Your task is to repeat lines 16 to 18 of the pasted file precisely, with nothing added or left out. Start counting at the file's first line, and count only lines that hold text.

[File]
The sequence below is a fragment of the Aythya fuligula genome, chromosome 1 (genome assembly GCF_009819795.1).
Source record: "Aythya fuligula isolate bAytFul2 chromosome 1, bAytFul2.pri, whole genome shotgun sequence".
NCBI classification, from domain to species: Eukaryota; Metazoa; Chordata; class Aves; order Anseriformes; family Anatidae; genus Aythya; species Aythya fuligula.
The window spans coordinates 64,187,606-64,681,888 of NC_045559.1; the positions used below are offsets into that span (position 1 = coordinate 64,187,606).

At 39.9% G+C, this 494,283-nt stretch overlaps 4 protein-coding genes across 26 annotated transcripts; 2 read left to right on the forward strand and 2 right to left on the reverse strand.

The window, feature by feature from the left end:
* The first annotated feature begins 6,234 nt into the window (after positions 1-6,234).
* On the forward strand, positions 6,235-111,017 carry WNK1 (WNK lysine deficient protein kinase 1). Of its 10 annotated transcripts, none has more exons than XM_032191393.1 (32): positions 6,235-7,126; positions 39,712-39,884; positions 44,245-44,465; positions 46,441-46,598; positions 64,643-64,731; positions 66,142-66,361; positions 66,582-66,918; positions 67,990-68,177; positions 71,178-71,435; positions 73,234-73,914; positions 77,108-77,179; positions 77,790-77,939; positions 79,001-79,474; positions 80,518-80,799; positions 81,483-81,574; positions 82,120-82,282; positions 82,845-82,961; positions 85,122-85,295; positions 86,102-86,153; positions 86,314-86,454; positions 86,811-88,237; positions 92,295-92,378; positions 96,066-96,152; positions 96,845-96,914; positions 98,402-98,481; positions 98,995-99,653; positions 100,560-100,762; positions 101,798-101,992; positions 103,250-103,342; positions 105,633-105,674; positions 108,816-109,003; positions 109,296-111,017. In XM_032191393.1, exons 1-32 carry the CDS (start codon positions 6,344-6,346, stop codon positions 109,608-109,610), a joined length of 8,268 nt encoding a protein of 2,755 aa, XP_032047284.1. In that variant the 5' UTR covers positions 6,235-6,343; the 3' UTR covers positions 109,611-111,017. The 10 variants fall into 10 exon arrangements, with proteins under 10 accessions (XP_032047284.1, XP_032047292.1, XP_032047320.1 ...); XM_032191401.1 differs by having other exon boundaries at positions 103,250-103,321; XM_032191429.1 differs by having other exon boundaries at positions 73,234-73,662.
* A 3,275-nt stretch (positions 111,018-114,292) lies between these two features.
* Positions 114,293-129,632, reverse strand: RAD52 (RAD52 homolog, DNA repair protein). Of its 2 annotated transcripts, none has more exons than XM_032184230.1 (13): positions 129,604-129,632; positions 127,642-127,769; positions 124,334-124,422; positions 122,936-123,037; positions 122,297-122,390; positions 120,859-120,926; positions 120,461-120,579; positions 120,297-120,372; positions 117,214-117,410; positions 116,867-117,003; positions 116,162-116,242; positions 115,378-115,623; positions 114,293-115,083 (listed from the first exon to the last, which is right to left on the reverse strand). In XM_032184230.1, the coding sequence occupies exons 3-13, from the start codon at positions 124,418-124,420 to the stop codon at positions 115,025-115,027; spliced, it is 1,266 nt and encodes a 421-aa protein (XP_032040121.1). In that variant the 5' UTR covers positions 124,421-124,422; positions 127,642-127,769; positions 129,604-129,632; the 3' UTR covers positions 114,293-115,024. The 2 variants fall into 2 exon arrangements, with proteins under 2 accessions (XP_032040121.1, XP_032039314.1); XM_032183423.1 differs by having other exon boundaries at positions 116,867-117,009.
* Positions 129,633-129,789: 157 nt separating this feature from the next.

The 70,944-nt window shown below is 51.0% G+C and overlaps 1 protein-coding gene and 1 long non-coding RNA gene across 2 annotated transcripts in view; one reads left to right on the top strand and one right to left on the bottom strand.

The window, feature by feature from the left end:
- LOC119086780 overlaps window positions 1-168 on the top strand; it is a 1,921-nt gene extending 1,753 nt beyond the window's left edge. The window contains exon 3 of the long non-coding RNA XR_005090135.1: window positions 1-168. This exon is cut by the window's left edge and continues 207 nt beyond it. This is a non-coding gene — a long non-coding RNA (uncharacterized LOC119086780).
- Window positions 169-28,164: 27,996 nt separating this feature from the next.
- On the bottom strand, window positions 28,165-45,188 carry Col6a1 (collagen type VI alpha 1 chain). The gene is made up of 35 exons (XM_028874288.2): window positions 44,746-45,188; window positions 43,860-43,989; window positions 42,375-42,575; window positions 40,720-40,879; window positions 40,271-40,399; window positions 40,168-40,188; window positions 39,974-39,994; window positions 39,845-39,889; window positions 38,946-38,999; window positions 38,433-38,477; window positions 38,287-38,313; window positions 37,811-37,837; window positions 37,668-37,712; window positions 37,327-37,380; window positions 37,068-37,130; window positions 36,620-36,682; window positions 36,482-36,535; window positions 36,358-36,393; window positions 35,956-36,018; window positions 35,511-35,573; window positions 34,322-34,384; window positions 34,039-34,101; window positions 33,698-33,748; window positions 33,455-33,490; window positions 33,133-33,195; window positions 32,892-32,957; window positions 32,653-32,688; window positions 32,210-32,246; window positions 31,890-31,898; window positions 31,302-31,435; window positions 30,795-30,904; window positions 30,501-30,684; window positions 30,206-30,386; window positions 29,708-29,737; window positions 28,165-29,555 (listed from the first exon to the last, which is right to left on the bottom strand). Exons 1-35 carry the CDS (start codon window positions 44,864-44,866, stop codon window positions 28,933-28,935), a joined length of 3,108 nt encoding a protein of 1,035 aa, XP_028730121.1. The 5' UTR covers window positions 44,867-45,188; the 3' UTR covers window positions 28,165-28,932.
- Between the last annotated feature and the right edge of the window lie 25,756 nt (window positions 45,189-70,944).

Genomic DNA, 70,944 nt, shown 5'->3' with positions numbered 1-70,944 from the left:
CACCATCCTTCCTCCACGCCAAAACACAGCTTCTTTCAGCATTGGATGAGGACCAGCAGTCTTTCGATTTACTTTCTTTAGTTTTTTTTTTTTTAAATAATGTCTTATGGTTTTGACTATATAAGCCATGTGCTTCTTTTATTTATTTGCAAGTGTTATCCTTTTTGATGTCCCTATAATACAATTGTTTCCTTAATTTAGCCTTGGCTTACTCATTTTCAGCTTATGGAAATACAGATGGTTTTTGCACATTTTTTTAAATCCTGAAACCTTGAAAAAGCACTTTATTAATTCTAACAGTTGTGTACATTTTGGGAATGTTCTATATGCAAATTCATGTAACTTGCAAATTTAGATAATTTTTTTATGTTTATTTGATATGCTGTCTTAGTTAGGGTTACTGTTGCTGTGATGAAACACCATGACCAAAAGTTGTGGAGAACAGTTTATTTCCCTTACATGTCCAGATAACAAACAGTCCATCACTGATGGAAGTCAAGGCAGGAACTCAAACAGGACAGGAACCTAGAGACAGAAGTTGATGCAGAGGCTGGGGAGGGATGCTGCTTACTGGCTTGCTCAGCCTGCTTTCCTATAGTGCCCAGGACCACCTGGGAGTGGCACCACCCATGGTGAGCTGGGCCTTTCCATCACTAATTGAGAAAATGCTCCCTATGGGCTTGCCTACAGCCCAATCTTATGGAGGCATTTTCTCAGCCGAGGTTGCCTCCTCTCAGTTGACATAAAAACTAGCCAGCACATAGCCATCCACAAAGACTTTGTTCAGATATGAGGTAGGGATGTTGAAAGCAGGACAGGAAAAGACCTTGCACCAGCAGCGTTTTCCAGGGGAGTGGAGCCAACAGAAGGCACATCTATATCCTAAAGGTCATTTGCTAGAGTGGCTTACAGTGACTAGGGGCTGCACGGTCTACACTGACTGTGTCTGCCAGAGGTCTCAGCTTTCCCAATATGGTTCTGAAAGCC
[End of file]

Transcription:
- On the bottom strand, window positions 28,165-45,188 carry Col6a1 (collagen type VI alpha 1 chain). The gene is made up of 35 exons (XM_028874288.2): window positions 44,746-45,188; window positions 43,860-43,989; window positions 42,375-42,575; window positions 40,720-40,879; window positions 40,271-40,399; window positions 40,168-40,188; window positions 39,974-39,994; window positions 39,845-39,889; window positions 38,946-38,999; window positions 38,433-38,477; window positions 38,287-38,313; window positions 37,811-37,837; window positions 37,668-37,712; window positions 37,327-37,380; window positions 37,068-37,130; window positions 36,620-36,682; window positions 36,482-36,535; window positions 36,358-36,393; window positions 35,956-36,018; window positions 35,511-35,573; window positions 34,322-34,384; window positions 34,039-34,101; window positions 33,698-33,748; window positions 33,455-33,490; window positions 33,133-33,195; window positions 32,892-32,957; window positions 32,653-32,688; window positions 32,210-32,246; window positions 31,890-31,898; window positions 31,302-31,435; window positions 30,795-30,904; window positions 30,501-30,684; window positions 30,206-30,386; window positions 29,708-29,737; window positions 28,165-29,555 (listed from the first exon to the last, which is right to left on the bottom strand). Exons 1-35 carry the CDS (start codon window positions 44,864-44,866, stop codon window positions 28,933-28,935), a joined length of 3,108 nt encoding a protein of 1,035 aa, XP_028730121.1. The 5' UTR covers window positions 44,867-45,188; the 3' UTR covers window positions 28,165-28,932.
- Between the last annotated feature and the right edge of the window lie 25,756 nt (window positions 45,189-70,944).

Genomic DNA, 70,944 nt, shown 5'->3' with positions numbered 1-70,944 from the left: